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Fall 1997 · Vol. 26 No. 2 · pp. 39–46 

J. B.: The Theologian as Historian

Abraham Friesen

Philip Melanchthon, Luther’s young Reformation partner, imbued with the emerging historical awareness of the Renaissance, proclaimed, in his inaugural address at the University of Wittenberg in 1518: “History is the key to all of the sciences, not least of all theology.” J. B. Toews, imbued with the renewal fervor of the early Mennonite Brethren Church (MB), has repeatedly asserted: “A people that ignores (or forgets) its past has no future.” Or: “A church without a past will soon be a church without a future.” The first position—an attack on the Catholic Church of the late Middle Ages—argues that all theological formulations are conditioned by historical forces. The second position is less radical; it argues essentially that renewal movements, such as the Anabaptist movement of the sixteenth century and the MB renewal of the nineteenth, had good beginnings. But those good beginnings were not sustained over time because people forgot about them and therefore lost the spiritual power that had initiated them.

J. B., first and foremost a theologian, has not escaped the inherent problems of doing church history.


Few theologians would have any problem with the first part of Melanchthon’s dictum; the second part, however, would meet with considerable resistance if not outright rejection—unless it were directed, as it was in Melanchthon’s case, toward someone else’s contradictory theology. {40} J. B.’s dictum is less threatening to theologians, for it speaks, not of the relativity of all theological formulations, but to the seamless weave of history by means of which the past influences the present and these together determine the future.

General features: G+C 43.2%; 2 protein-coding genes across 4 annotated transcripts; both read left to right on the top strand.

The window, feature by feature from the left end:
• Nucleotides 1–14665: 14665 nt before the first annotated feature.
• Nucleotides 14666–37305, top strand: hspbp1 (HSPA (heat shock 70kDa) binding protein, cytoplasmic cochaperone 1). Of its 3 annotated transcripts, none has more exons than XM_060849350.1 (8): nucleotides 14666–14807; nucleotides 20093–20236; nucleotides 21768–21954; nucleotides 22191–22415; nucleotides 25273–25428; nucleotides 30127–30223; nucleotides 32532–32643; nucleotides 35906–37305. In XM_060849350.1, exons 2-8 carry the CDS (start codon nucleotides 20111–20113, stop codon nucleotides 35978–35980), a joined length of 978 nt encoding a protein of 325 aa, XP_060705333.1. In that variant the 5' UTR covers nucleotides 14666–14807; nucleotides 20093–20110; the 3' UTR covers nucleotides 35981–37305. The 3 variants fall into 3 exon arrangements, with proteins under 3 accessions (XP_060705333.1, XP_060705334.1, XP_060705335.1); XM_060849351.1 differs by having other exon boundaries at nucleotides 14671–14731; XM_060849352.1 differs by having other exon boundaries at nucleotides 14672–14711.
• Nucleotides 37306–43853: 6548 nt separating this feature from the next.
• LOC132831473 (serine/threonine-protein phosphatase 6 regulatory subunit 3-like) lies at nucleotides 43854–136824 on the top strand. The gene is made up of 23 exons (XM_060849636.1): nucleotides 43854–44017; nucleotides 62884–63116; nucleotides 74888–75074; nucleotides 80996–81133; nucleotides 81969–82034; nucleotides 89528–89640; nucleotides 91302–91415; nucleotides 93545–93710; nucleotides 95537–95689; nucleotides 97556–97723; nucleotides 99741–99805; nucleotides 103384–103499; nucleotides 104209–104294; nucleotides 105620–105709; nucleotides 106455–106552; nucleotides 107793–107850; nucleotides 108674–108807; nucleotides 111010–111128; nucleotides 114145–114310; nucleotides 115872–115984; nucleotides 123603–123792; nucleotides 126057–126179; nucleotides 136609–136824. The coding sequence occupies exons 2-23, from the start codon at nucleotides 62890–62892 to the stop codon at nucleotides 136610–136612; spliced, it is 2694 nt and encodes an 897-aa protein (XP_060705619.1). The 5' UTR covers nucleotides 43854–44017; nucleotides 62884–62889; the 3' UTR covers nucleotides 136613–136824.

Furthermore, it is not directed against a competing theology, but to one’s own church. Knowing one’s own past enables one to build upon it—or reform it—in an informed manner; ignorance of it places one at the mercy of historical forces not understood. And because they are not understood, they cannot intelligently be grappled with. Though Melanchthon could place the development of Catholic theology into an historical context in which external forces had determined its formulations, when Reformation radicals turned the tables on him and accused the Magisterial Reformers of allowing their theology to be influenced by similar forces in the sixteenth century, he responded in a manner not unlike the one used by the Catholic Church against the would-be reformers: he attacked them, declared them heretical, and advocated their eradication.